Photofairs, Asia’s largest photography fair, will make its debut in New York next year.
Event organizer Creo has announced the first Photofairs New York will take place from September 8–10, 2023 at the Javits Center, just next door to the Armory Show. Held in partnership with Angus Montgomery Arts, the fair will showcase photography, film, and virtual reality works, spotlighting about 100 international galleries. Exhibitor applications are now open.
“We have great admiration for the Armory Show and its long-standing track record,” Creo CEO Scott Gray told Artnet News. “Bringing the unique offerings of the two fairs together under one roof will be mutually beneficial.” The Javits Center, he said, is “a purpose-built exhibition center well suited to the requirements of galleries and visitors alike.”
According to Jeff Rosenheim, the Metropolitan Museum of Art’s photography curator, the city itself is likely to be receptive. “New York’s enthusiasm for photography is almost unbounded,” he noted in Creo’s press release. “This will bring new energy to the fall season in New York.”
Gray founded Creo in 2007 as the World Photography Organization, a company whose roster now encompasses the Sony World Photography Awards, Sony Future Filmmaker Awards, and Photo London. He currently also serves as CEO of Angus Montgomery Arts, which oversees India Art Fair, Taipei Dangdai, and Art Düsseldorf, among other fairs.
“Creo has since grown in scope, furthering its mission of developing meaningful opportunities for creatives and expanding the reach of its cultural activities to film and contemporary art,” Gray explained.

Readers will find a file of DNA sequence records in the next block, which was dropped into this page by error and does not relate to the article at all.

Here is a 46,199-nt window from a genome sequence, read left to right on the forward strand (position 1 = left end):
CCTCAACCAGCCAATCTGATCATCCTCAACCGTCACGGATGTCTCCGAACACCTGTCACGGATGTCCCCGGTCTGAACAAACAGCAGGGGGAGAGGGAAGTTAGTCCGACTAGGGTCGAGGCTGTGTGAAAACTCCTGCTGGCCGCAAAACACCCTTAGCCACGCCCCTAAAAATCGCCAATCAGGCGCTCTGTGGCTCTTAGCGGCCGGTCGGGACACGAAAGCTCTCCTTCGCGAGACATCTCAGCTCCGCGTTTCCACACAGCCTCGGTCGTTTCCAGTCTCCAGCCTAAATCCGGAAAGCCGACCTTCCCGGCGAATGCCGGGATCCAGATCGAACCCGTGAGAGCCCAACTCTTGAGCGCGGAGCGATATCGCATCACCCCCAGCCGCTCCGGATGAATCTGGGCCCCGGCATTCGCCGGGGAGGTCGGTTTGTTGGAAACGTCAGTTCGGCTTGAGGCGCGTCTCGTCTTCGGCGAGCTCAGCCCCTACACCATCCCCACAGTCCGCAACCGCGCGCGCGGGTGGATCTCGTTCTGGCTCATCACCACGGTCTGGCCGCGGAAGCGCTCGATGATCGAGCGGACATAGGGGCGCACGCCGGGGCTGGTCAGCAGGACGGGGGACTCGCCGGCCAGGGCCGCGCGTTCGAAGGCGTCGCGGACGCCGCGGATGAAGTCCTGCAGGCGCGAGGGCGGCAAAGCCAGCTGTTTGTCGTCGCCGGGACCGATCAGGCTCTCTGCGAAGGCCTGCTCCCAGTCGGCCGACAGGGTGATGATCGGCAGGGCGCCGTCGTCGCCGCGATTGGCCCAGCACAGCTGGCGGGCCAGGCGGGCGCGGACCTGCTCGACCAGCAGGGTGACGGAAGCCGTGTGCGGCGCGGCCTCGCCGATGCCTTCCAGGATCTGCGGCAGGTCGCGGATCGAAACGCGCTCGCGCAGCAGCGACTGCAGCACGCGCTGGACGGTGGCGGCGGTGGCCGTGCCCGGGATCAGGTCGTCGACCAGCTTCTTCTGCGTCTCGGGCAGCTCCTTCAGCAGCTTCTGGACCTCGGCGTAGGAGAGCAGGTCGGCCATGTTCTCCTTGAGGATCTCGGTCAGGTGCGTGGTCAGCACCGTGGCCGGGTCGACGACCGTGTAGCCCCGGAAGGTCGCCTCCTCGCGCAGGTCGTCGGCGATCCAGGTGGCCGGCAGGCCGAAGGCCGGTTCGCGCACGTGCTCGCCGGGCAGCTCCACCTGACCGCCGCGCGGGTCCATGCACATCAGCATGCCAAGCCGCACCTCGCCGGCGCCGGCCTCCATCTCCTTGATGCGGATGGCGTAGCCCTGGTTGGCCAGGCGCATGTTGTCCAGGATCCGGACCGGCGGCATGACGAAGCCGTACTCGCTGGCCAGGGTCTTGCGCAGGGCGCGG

In 2014, Creo launched the now-signature Photofairs Shanghai. Between 2017 and 2019, the group tried hosting two rounds of a San Francisco edition, but gave up after learning it cost more than $1 million to produce.
Photofairs New York will organize exhibitors into four sections. “Galleries” will encompass all exhibitors chosen by Creo’s Selection Committee, comprising of international galleries, and the fair’s Advisory Group of international collectors—who will also cultivate an audience of buyers for the event. International fair partner Meta Media Group will expand the fair’s global footprint.
Meanwhile, the “Platform” section will hold space for booths by galleries that have logged less than eight years in the business and artists aged under 35. “Screen” will showcase galleries working in new technologies such as VR and NFTs. “Film” will focus on moving image as a medium.
Since photography has gone from a technically specialized skill to a widely embraced medium, Gray reflected, “I believe there is demand for a new fair in photo-based works and new technologies, which really reflects current market trends and explores how we interact with digital culture.” Creo is looking to further embrace experimental practices and seminal photographers alike—and catch both seasoned and emerging collectors.
More Trending Stories:
In a ‘Once-in-a-Lifetime’ Discovery, Swedish Archaeologists Have Unearthed a Cache of Viking Silver That Still Looks Brand New
Sarah Biffin, the Celebrated Victorian Miniaturist Born Without Hands, Is Now Receiving Her First Major Show in 100 Years
Disgraced Antiques Dealer Subhash Kapoor Handed a 10-Year Jail Sentence by an Indian Court
It Took Eight Years, an Army of Engineers, and 1,600 Pounds of Chains to Bring Artist Charles Gaines’s Profound Meditation on America to Life. Now, It’s Here
‘I’ll Have Terrific Shows Posthumously,’ Hedda Sterne Said. She Was Right—and Now the Late Artist Is Getting the Recognition She Deserved